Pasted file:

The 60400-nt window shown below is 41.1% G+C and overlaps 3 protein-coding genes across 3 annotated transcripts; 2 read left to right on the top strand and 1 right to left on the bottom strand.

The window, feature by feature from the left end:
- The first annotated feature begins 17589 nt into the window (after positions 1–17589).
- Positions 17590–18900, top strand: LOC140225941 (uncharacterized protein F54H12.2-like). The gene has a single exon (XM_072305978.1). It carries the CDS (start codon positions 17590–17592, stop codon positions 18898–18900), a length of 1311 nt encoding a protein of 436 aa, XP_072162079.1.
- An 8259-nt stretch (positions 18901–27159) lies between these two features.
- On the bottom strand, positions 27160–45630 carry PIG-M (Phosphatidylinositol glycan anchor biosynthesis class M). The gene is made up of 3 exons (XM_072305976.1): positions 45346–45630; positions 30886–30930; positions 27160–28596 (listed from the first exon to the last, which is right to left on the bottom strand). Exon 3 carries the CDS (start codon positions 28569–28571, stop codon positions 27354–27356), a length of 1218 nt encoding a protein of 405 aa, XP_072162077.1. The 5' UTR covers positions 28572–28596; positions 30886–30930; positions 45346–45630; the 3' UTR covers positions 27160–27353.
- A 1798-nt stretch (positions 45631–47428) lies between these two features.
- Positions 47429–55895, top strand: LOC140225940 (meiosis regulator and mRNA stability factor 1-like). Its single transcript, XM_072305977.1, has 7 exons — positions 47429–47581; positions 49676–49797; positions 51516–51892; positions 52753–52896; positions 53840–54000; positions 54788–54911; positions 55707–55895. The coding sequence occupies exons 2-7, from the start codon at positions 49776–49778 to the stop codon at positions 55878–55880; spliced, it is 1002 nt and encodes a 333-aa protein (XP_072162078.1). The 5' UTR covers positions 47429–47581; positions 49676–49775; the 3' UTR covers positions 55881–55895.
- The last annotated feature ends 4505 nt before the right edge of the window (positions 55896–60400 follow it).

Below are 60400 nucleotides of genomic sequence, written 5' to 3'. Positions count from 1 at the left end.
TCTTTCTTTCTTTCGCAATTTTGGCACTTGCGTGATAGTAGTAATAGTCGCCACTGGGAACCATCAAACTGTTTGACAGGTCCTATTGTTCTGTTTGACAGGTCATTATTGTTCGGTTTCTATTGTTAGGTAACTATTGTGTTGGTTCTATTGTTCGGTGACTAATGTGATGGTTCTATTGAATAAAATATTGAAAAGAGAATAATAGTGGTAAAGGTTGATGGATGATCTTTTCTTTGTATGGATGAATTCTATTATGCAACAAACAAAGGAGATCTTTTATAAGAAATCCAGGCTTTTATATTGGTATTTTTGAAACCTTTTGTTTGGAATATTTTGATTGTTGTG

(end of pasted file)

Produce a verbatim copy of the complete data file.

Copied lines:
The 60400-nt window shown below is 41.1% G+C and overlaps 3 protein-coding genes across 3 annotated transcripts; 2 read left to right on the top strand and 1 right to left on the bottom strand.

The window, feature by feature from the left end:
- The first annotated feature begins 17589 nt into the window (after positions 1–17589).
- Positions 17590–18900, top strand: LOC140225941 (uncharacterized protein F54H12.2-like). The gene has a single exon (XM_072305978.1). It carries the CDS (start codon positions 17590–17592, stop codon positions 18898–18900), a length of 1311 nt encoding a protein of 436 aa, XP_072162079.1.
- An 8259-nt stretch (positions 18901–27159) lies between these two features.
- On the bottom strand, positions 27160–45630 carry PIG-M (Phosphatidylinositol glycan anchor biosynthesis class M). The gene is made up of 3 exons (XM_072305976.1): positions 45346–45630; positions 30886–30930; positions 27160–28596 (listed from the first exon to the last, which is right to left on the bottom strand). Exon 3 carries the CDS (start codon positions 28569–28571, stop codon positions 27354–27356), a length of 1218 nt encoding a protein of 405 aa, XP_072162077.1. The 5' UTR covers positions 28572–28596; positions 30886–30930; positions 45346–45630; the 3' UTR covers positions 27160–27353.
- A 1798-nt stretch (positions 45631–47428) lies between these two features.
- Positions 47429–55895, top strand: LOC140225940 (meiosis regulator and mRNA stability factor 1-like). Its single transcript, XM_072305977.1, has 7 exons — positions 47429–47581; positions 49676–49797; positions 51516–51892; positions 52753–52896; positions 53840–54000; positions 54788–54911; positions 55707–55895. The coding sequence occupies exons 2-7, from the start codon at positions 49776–49778 to the stop codon at positions 55878–55880; spliced, it is 1002 nt and encodes a 333-aa protein (XP_072162078.1). The 5' UTR covers positions 47429–47581; positions 49676–49775; the 3' UTR covers positions 55881–55895.
- The last annotated feature ends 4505 nt before the right edge of the window (positions 55896–60400 follow it).

Below are 60400 nucleotides of genomic sequence, written 5' to 3'. Positions count from 1 at the left end.
TCTTTCTTTCTTTCGCAATTTTGGCACTTGCGTGATAGTAGTAATAGTCGCCACTGGGAACCATCAAACTGTTTGACAGGTCCTATTGTTCTGTTTGACAGGTCATTATTGTTCGGTTTCTATTGTTAGGTAACTATTGTGTTGGTTCTATTGTTCGGTGACTAATGTGATGGTTCTATTGAATAAAATATTGAAAAGAGAATAATAGTGGTAAAGGTTGATGGATGATCTTTTCTTTGTATGGATGAATTCTATTATGCAACAAACAAAGGAGATCTTTTATAAGAAATCCAGGCTTTTATATTGGTATTTTTGAAACCTTTTGTTTGGAATATTTTGATTGTTGTG